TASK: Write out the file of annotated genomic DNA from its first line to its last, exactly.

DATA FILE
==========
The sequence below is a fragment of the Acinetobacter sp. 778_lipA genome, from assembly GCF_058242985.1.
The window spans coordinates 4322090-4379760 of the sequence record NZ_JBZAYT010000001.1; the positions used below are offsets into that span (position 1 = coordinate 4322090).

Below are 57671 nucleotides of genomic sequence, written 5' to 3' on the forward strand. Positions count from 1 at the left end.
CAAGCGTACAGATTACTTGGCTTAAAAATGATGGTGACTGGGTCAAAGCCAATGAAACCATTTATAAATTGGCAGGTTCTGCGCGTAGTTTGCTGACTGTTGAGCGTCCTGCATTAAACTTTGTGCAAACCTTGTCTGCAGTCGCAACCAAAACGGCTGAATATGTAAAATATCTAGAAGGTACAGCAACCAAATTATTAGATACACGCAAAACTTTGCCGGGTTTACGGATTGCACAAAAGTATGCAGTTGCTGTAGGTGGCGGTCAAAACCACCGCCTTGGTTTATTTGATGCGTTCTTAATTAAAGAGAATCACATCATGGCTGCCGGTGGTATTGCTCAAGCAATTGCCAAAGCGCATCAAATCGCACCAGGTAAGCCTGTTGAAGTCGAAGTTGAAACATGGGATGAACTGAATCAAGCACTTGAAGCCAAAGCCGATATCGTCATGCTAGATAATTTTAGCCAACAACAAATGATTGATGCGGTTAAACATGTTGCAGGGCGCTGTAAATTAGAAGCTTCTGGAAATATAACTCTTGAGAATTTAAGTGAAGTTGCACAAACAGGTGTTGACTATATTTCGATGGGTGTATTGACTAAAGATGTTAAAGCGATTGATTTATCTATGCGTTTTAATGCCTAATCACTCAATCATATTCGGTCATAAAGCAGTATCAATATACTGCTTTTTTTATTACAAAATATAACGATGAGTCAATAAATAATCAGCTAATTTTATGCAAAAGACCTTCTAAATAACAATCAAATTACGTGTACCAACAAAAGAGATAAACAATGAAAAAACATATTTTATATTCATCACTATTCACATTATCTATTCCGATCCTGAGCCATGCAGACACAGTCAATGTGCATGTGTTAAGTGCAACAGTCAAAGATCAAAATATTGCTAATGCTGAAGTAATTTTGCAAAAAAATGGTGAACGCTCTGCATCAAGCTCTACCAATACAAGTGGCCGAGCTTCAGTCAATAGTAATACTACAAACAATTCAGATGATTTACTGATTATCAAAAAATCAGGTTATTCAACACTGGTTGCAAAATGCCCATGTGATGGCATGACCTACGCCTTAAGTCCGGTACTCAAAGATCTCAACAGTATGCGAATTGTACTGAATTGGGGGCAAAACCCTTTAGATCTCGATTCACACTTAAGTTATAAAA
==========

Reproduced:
The sequence below is a fragment of the Acinetobacter sp. 778_lipA genome, from assembly GCF_058242985.1.
The window spans coordinates 4322090-4379760 of the sequence record NZ_JBZAYT010000001.1; the positions used below are offsets into that span (position 1 = coordinate 4322090).

Below are 57671 nucleotides of genomic sequence, written 5' to 3' on the forward strand. Positions count from 1 at the left end.
CAAGCGTACAGATTACTTGGCTTAAAAATGATGGTGACTGGGTCAAAGCCAATGAAACCATTTATAAATTGGCAGGTTCTGCGCGTAGTTTGCTGACTGTTGAGCGTCCTGCATTAAACTTTGTGCAAACCTTGTCTGCAGTCGCAACCAAAACGGCTGAATATGTAAAATATCTAGAAGGTACAGCAACCAAATTATTAGATACACGCAAAACTTTGCCGGGTTTACGGATTGCACAAAAGTATGCAGTTGCTGTAGGTGGCGGTCAAAACCACCGCCTTGGTTTATTTGATGCGTTCTTAATTAAAGAGAATCACATCATGGCTGCCGGTGGTATTGCTCAAGCAATTGCCAAAGCGCATCAAATCGCACCAGGTAAGCCTGTTGAAGTCGAAGTTGAAACATGGGATGAACTGAATCAAGCACTTGAAGCCAAAGCCGATATCGTCATGCTAGATAATTTTAGCCAACAACAAATGATTGATGCGGTTAAACATGTTGCAGGGCGCTGTAAATTAGAAGCTTCTGGAAATATAACTCTTGAGAATTTAAGTGAAGTTGCACAAACAGGTGTTGACTATATTTCGATGGGTGTATTGACTAAAGATGTTAAAGCGATTGATTTATCTATGCGTTTTAATGCCTAATCACTCAATCATATTCGGTCATAAAGCAGTATCAATATACTGCTTTTTTTATTACAAAATATAACGATGAGTCAATAAATAATCAGCTAATTTTATGCAAAAGACCTTCTAAATAACAATCAAATTACGTGTACCAACAAAAGAGATAAACAATGAAAAAACATATTTTATATTCATCACTATTCACATTATCTATTCCGATCCTGAGCCATGCAGACACAGTCAATGTGCATGTGTTAAGTGCAACAGTCAAAGATCAAAATATTGCTAATGCTGAAGTAATTTTGCAAAAAAATGGTGAACGCTCTGCATCAAGCTCTACCAATACAAGTGGCCGAGCTTCAGTCAATAGTAATACTACAAACAATTCAGATGATTTACTGATTATCAAAAAATCAGGTTATTCAACACTGGTTGCAAAATGCCCATGTGATGGCATGACCTACGCCTTAAGTCCGGTACTCAAAGATCTCAACAGTATGCGAATTGTACTGAATTGGGGGCAAAACCCTTTAGATCTCGATTCACACTTAAGTTATAAAA